“I Wish I Had a Timeline”

Just reviewing notes from a workshop with novelist Jane Hamilton presented by Chautauqua Poets and Writers and the English and Writing Program at Southern Oregon University.

This one sentence is scrawled across the top of my page: “I wish I had a timeline.”

Hamilton was talking about the things she wished she’d learned before she began her writing career. “The timeline orders your mind,” she said. “It illumines what you know.” She drew a long chalk line on the board and made a mark for 1960, the date the birth control pill became available. “It changed the world,” she said with her characteristic humor and invited us to add our own dates:

“The FreJane-Hamiltonnch Revolution.”

“Assassination of Martin Luther King.”

“Bombing Hiroshima.”

She didn’t need to explain more as she added mark after mark to the line. Anyone who has wrestled with the angel called The Novel understood what she meant.

It’s not enough that novelists hear voices in their heads–those voices want their stories told. They have names, birth dates, and histories, and a novelist must know everything about a character. If characters lived through the 1960’s, the Birth Control Revolution is just one of the cultural phenomena they would have encountered. Did your character burn her bra or did she buy another girdle? Where was he on the day that President Kennedy was killed? Did he burn his draft card or go to Viet Nam?

To further complicate matters, your character has a father who was born in 1921. Did his family lose money when the stock market collapsed? Did he fight in World War II? Where? What battles? Was he injured? Captured? Is that what drove him to drinking? Made him withdrawn?

You get the idea–these questions can’t be asked without a timeline.

The quality of your timeline both permits and restricts access to your characters’ lives. And that process can seem infinite to a novelist exploring the convoluted human condition. A good timeline is the only way through the maze.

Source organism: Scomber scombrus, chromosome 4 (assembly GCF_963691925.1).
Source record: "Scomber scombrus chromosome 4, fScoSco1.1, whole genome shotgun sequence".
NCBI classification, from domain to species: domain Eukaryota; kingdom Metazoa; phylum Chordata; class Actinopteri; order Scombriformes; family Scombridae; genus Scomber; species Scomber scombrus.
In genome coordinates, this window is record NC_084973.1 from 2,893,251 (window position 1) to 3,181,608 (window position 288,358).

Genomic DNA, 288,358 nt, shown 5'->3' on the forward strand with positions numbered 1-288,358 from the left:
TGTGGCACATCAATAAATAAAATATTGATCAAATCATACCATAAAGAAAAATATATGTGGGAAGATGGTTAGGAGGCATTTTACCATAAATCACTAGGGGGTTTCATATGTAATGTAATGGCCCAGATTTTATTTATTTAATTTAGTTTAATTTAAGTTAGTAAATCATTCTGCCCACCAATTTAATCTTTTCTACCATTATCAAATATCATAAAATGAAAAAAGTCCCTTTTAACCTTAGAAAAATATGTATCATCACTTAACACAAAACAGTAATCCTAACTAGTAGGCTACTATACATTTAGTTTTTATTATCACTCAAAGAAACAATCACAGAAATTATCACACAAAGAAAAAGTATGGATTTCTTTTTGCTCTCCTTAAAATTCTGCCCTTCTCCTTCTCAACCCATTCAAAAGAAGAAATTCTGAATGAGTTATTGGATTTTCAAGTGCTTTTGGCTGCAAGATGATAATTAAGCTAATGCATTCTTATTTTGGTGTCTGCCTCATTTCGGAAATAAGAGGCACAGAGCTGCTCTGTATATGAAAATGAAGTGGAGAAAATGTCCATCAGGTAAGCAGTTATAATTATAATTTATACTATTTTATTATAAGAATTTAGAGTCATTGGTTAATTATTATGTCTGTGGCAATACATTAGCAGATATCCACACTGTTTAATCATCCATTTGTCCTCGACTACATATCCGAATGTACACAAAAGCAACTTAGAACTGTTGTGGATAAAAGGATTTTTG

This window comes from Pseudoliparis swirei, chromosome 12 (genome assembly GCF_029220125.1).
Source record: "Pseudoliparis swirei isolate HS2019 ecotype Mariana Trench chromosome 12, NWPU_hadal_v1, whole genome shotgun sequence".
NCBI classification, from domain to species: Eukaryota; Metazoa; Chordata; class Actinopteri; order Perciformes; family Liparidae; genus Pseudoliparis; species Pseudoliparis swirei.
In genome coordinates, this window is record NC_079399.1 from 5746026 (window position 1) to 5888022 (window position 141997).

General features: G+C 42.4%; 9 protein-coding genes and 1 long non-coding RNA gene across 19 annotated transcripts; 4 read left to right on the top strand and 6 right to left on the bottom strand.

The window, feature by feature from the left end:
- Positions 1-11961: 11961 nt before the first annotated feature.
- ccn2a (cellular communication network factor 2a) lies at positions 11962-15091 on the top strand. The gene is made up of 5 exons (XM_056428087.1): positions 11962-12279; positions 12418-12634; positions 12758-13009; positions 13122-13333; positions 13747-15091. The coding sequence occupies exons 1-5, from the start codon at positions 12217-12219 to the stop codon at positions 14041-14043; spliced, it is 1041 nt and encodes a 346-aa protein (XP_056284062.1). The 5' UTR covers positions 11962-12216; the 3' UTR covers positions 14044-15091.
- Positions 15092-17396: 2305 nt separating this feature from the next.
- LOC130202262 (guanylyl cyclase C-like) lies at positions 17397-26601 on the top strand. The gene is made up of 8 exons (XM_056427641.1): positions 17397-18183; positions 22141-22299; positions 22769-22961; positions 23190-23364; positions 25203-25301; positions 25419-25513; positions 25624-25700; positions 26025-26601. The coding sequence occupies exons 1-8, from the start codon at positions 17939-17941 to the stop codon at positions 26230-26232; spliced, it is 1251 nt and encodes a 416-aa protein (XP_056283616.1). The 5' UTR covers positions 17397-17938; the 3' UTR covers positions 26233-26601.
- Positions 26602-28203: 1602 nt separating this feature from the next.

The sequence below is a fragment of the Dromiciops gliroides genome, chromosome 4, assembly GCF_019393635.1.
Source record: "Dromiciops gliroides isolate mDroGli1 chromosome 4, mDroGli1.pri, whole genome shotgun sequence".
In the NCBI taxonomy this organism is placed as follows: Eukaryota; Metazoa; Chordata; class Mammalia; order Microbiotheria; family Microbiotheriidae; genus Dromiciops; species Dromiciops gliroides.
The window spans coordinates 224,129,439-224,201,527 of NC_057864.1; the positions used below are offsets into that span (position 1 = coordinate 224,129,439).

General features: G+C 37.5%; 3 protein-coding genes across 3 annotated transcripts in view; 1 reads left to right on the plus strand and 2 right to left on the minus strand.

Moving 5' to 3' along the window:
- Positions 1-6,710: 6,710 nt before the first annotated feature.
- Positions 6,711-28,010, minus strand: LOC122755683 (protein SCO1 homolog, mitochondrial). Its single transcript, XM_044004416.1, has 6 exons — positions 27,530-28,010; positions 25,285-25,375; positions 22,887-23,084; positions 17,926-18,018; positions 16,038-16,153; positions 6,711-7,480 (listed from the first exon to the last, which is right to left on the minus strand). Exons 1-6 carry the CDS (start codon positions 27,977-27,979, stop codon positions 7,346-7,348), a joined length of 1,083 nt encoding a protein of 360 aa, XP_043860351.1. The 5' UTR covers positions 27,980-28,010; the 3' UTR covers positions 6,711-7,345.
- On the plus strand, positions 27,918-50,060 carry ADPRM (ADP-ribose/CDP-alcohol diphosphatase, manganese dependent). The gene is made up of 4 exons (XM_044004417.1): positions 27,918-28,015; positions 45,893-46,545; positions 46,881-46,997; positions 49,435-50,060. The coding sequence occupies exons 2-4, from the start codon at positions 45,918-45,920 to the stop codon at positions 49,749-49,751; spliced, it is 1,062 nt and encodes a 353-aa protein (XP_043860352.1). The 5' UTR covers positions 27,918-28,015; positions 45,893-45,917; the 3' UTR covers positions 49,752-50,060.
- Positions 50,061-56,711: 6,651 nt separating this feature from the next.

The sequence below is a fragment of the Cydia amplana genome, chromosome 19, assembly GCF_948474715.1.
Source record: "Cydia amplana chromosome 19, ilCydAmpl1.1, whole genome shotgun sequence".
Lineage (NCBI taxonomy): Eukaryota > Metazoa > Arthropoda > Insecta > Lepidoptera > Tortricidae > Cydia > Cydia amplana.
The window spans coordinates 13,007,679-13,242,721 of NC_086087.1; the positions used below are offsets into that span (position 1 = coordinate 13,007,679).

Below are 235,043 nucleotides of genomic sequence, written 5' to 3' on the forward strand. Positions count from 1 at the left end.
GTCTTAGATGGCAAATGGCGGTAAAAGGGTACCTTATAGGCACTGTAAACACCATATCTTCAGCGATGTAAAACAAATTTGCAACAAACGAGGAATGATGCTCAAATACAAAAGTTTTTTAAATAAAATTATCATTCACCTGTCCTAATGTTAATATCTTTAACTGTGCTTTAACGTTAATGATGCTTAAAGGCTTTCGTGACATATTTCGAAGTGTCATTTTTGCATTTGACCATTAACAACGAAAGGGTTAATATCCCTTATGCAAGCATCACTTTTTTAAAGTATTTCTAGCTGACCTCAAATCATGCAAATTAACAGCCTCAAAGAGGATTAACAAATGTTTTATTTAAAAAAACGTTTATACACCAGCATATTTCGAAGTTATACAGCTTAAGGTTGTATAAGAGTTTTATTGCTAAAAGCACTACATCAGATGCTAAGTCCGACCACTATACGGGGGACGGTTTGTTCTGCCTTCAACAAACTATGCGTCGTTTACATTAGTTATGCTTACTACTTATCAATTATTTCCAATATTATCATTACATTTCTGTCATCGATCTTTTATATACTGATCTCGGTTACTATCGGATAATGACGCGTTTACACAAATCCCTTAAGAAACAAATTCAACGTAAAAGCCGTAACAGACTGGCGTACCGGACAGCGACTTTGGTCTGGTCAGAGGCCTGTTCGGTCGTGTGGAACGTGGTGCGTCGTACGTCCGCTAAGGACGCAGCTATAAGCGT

the dreaded semicolon

I don’t know. Maybe I’ve had to circle too many semicolons in my life, making the requisite marginal note: Review the uses of a semicolon.

The truth is: you could finish a PhD in English, write and publish in any genre, even win the Nobel prize for Literature, and never once use a semicolon.Emily in Orange

While it works for joining complete sentences, conjunctions and transitions are the better choices because they make connections clear and are easier for your reader to follow.

If you want the more fragmented effect in joining sentences, nothing beats the dash–like a breath of air, the dash can lift the text off the page–it adds a lively immediacy to the text that Emily Dickinson understood. By contrast the semicolon feels old-fashioned; its form looks formal, and somewhat Victorian.

It does come in handy as a kind of super-comma when you have a long, convoluted list with too many commas in it already, but as a reader, I’ve always found those semicolons surprising–they stop me in my tracks. I have to go back and read over until I remember the rule and the semicolon makes sense.

By all means, if you feel you need to use the semicolon–and sometimes I do–review the uses and be consistent.

“A little Madness in the Spring
Is wholesome even for the King,
But God be with the Clown –
Who ponders this tremendous scene –
This whole Experiment of Green –
As if it were his own!”